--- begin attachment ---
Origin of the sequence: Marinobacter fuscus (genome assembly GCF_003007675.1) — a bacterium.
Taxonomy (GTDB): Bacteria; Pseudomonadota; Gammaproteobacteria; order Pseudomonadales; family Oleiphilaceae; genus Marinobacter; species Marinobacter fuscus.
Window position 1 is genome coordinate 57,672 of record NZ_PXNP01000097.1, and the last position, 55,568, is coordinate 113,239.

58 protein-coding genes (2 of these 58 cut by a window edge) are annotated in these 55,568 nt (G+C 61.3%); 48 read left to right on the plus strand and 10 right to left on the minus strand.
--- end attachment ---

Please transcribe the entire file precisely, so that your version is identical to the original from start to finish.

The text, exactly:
Origin of the sequence: Marinobacter fuscus (genome assembly GCF_003007675.1) — a bacterium.
Taxonomy (GTDB): Bacteria; Pseudomonadota; Gammaproteobacteria; order Pseudomonadales; family Oleiphilaceae; genus Marinobacter; species Marinobacter fuscus.
Window position 1 is genome coordinate 57,672 of record NZ_PXNP01000097.1, and the last position, 55,568, is coordinate 113,239.

58 protein-coding genes (2 of these 58 cut by a window edge) are annotated in these 55,568 nt (G+C 61.3%); 48 read left to right on the plus strand and 10 right to left on the minus strand.